MEETING DEBRIEF: CONNECTED CAR
Author: Derek Kerton, Managing Partner of the Kerton Group and Chairman of the Telecom Council
There can be no doubt that the common ground between telecom and automobiles is prime real estate. On Friday, April 10, the Telecom Council paired with the separate Autotech Council to discuss their mutual interest in the connected car, and community interest was so high that we had to move the meeting from Nvidia’s facility to a rented hall that could accommodate the over 300 registrations. Registration was up 50% over a similar meeting a year ago.
There were a number of cars on display, including classics and a telematics-equipped truck from Spireon. The Spireon truck was connected to a variety of vertical-enterprise apps. We were also fortunate to have over a dozen demo tables from companies ranging from Litmus Automation to Nvidia. As usual, the demo tables proved to be great conversation starters during the full 1.5 hours of breaks and breakfast before the start of the meeting.
Our meeting kicked off with a conversation between Council Chair Derek Kerton, and Thomas Neubert, VP at Deutsche Telekom, and Aamir Ahmed, Marketing Manager of Global UConnect at Fiat Chrysler Automobiles (FCA). The two speakers represented the two kinds of 800lb gorillas in the connected car space, and they discussed where each saw opportunities in the connected car space. Both companies provide solutions to the aftermarket through OBDII solutions, but the automakers will seek to “own” the consumer experience in the car console, even if partnered with Apple or Google. For their part, carriers will treat the new car market as a B2B opportunity, selling connectivity solutions to carmakers. According to Neubert, the objective is to sell the carmakers smart network services, with QoS, security, and low-latency built-in. Ahmed spoke to the need to put the consumer at the center of car experience planning, and also discussed how FCA approached it’s different geographies and brands (ex: Ferrari, Maserati).
In addressing the issue of how cars will be connected (2G, 3G, 4G, Wi-Fi, or otherwise), the general consensus of the speakers and commenters from the day was that there would be multiple connections in each car, including the phone in tethering, and reverse tethering. But there was general agreement that some services (ex: remote unlock) simply could not work without a in-built radio in the car, and as such, a basic level of connectivity will be table stakes in ALL cars at some point in the near future. There may be an upsell to a higher speed connection, or a higher level of connected services, or the user may bring in their own phone as a gateway to faster internet services. Our panel addressed these questions specifically, and also addressed the question of “What is your favorite connected car service?”. Notable answers included safety, remote control of car functions from smartphone, real time traffic and nav, and car performance monitoring and maintenance systems.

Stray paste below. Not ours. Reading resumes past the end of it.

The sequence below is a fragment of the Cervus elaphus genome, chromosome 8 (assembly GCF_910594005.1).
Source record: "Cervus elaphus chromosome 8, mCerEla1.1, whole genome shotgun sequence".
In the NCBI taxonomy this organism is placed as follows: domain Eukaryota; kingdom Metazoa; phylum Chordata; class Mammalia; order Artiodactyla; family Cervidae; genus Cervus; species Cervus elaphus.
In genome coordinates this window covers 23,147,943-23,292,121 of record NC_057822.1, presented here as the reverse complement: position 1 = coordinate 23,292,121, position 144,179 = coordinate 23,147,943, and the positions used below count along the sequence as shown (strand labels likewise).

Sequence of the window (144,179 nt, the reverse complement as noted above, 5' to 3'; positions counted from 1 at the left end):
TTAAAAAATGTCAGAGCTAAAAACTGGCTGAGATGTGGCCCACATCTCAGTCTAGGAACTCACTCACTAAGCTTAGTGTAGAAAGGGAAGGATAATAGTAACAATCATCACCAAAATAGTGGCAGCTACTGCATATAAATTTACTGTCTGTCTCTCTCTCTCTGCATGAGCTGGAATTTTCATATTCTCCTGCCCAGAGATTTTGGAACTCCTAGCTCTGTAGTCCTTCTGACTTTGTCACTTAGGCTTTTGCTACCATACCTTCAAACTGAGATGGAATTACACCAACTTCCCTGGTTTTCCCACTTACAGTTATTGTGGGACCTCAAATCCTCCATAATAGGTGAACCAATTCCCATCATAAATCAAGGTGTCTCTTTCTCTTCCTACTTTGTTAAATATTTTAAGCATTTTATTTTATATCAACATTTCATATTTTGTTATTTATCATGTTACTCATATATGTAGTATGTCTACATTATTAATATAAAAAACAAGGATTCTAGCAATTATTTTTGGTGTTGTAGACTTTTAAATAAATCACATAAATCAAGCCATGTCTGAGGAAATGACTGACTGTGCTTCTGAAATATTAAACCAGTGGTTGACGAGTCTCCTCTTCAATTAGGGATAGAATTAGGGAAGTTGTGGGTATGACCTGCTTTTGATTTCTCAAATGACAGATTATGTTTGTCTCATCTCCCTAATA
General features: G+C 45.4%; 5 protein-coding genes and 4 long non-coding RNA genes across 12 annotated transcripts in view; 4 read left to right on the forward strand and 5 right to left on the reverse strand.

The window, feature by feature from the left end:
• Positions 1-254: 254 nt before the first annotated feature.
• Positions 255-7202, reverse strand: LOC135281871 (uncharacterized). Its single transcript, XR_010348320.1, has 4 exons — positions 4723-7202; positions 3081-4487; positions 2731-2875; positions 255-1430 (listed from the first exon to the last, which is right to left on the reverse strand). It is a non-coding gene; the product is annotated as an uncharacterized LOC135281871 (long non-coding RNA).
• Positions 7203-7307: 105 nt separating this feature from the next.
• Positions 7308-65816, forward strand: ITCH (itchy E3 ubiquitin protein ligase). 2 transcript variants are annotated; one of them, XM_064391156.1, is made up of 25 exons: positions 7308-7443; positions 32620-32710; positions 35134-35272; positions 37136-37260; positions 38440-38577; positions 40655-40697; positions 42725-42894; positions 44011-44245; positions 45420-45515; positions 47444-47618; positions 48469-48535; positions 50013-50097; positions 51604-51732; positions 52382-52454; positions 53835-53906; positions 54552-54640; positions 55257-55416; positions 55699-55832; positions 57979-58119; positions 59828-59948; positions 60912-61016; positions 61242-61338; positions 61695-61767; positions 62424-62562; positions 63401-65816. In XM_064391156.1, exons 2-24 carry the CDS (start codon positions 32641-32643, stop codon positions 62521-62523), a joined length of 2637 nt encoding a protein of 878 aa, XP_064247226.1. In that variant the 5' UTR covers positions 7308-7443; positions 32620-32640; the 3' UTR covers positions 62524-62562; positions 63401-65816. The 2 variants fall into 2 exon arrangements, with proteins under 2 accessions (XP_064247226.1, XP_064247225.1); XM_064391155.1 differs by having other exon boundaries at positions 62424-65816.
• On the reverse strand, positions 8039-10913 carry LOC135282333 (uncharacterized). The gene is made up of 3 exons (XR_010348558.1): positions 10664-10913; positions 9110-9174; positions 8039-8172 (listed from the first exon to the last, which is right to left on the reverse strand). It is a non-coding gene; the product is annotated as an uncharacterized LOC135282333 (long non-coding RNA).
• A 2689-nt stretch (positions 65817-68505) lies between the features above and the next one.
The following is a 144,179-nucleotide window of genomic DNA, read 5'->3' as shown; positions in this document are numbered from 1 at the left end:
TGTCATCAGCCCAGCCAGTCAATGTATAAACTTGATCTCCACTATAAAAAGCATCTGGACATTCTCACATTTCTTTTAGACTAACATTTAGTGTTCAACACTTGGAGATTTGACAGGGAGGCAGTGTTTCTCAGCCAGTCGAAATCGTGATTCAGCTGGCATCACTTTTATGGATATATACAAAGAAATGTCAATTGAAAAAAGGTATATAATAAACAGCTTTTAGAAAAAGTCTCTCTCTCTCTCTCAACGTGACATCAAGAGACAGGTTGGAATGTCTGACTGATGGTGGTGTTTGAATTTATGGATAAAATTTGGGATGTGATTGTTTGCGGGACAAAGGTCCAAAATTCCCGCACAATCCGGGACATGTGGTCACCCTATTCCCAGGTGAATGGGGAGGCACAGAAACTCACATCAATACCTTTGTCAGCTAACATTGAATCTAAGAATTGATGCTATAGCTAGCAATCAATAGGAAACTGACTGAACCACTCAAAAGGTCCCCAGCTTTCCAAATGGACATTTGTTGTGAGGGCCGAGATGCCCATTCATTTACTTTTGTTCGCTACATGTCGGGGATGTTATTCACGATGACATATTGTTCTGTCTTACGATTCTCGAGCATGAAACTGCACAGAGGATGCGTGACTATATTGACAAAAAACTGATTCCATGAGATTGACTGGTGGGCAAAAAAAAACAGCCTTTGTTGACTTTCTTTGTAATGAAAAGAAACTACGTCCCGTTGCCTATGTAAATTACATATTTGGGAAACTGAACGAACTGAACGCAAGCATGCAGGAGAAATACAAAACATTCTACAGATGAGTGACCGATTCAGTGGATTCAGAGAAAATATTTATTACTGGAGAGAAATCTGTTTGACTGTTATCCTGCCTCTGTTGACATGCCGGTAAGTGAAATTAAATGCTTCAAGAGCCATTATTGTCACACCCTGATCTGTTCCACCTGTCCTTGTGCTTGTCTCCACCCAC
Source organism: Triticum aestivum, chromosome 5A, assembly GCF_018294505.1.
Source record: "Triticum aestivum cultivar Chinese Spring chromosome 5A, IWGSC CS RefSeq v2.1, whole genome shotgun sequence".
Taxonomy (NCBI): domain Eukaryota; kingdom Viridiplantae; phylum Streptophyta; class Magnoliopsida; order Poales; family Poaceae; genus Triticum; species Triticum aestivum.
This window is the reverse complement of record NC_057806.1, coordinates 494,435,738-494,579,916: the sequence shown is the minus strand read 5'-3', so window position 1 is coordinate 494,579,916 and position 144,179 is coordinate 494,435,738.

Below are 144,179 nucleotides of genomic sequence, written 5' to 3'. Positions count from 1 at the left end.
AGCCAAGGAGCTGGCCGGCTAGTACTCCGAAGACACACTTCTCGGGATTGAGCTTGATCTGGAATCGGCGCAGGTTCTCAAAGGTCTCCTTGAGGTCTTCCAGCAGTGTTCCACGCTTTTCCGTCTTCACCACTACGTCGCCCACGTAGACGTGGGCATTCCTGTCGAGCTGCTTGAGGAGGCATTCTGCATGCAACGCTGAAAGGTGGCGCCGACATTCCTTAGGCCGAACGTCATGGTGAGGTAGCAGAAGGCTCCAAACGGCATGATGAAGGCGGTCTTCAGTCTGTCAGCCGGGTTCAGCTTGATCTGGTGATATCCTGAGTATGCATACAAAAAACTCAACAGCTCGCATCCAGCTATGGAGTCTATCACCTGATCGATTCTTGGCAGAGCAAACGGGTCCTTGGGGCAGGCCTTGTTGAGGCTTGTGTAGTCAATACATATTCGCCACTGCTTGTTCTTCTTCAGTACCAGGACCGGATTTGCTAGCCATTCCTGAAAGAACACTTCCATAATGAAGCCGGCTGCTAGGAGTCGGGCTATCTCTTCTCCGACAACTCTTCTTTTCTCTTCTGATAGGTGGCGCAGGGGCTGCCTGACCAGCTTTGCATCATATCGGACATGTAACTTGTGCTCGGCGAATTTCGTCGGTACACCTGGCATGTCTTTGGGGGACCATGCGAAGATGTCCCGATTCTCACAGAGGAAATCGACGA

The meeting closed in true Telecom and Autotech Council fashion, with a great round of a dozen rapid fire pitches moderated by Alex Farcet, founder of Startupbootcamp, which is expanding from the EU to Silicon Valley. The rapid fires offer speakers a great opportunity to win interest and follow-up from some of the 300 people in the audience that could be potential partners, investors, or customers — with one big caveat: they only have 5 minutes to make their pitch. Our speakers did a great job getting the message out, and introducing themselves to the crowd, as was proven by the crowds gathering around them after the session.
So, in summary, what did we learn? Carmakers fully intend to own the in-car experience, even when partnering with Apple or Google. They are seeking global connectivity solutions, but currently working on a region by region basis with carriers. Regulations affect how each geographic region will be connected. Multiple radios are expected in every new car, and different connectivity service levels will be offered. Pricing models may follow a Sirius XM example of “Free for X months, then paid”, or a “Free basic services for many years, but up-sell to more elaborate connectivity services”, and will vary a lot depending on luxury-level of car, region, and more. The existing fleet of 200 million cars worldwide can be connected via OBDII, but market penetration will be lower in this group. Connectivity is an essential part of the autonomous car, but NOT required, as automakers cannot wait for Vehicle-to-vehicle or vehicle-to-infrastructure solutions to be in place before automating their cars. They will make independently autonomous self-driving cars, and add in V2V and V2I solutions as those make sense, and reach critical mass in each region. Governments or fleet long-haul trucks will be the ones to push forward the V2V and V2I standards.